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IOM Responds to Needs at Malakal PoC Site, South Sudan after Destruction

By International Office of Migration (IOM)

Three weeks after fighting destroyed and damaged 35 per cent of the UN protection of civilians (PoC) site in Malakal, South Sudan, thousands of people continue to live in dire conditions. IOM and humanitarians are working tirelessly to beat the clock and ensure that more than 40,000 internally displaced persons (IDPs) have sufficient shelter before heavy seasonal rains begin in two months' time.

Fighting,which erupted on 17 February 2016, forced most IDPs to flee their shelters to areas of the UN Mission in South Sudan base perceived to be safer but not suitable for accommodating thousands of IDPs. At least 25 people died during the attack and more than 120 were injured.

Over 30,000 people are now living in makeshift shelters. The area is extremely crowded, with an average of only 2.5 square metres of living space per person. Congestion is leading to poor sanitation and increasing the risk for the spread of disease.

After a devastating rainy season in 2014, IOM led a massive expansion of the site to improve living conditions and IDP access to relief services. Now that IDPs have fled these areas, humanitarians fear a repeat of 2014, when thousands lived in knee-high water and waterborne diseases were rampant.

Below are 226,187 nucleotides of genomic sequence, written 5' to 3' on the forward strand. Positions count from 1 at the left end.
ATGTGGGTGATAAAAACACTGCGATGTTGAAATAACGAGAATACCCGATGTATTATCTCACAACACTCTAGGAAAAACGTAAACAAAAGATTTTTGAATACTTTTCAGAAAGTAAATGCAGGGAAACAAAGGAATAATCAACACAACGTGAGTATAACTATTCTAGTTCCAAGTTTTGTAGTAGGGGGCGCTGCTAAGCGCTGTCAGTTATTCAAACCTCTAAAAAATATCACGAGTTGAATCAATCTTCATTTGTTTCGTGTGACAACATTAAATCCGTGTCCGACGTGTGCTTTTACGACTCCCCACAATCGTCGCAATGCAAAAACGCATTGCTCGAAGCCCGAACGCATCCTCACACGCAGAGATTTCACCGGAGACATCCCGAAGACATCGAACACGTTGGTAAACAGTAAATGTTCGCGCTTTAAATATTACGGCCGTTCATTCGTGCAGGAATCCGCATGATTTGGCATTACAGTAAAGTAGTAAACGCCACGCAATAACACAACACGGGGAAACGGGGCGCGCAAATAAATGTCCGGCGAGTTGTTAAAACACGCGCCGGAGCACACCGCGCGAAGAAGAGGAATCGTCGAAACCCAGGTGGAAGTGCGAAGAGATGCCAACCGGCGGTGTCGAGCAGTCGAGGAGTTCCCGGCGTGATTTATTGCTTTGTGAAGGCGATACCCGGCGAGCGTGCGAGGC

“Before the rains begin, damaged areas must be repaired in order for IDPs to return and relief services to resume. At the same time, efforts should start immediately to develop additional areas to provide acceptable living conditions and reduce overcrowding. Even before the February attack, at least 36,000 IDPs already lived in severely congested areas due to space constraints,” explains Anders Haugland, IOM Malakal Head of Sub-Office.

Lifesaving operations continue as efforts to improve the damaged areas begin. IOM has taken swift action to provide safe drinking water to more than 40,000 IDPs. On the second day of fighting, one staff risked his life to walk 2 kilometres, after dark and without protection, to IOM's water-pump system at the White Nile River to ensure that water continued to flow to the PoC site. IOM is also constructing latrines and conducting hygiene promotion to minimise the impact of crowded conditions on the health of children and their families

IOM's primary health care clinic, including a new maternity ward, was burned to the ground during the attack. However, IOM adapted quickly and opened a temporary clinic, offering full primary health care services and maternal care. Last week, medical staff saw nearly 2,300 patients and delivered nine babies.

Most IDPs fled the fighting with little-to-no belongings, many with literally only the clothing on their backs. One such IDP, Nyarok, a young mother of four, is living with her relatives and children in two tents cobbled together with IOM plastic tarp, poles and sheets.

Despite immense needs, when asked what she wanted most, Nyarok said “we only want our people to live in peace.”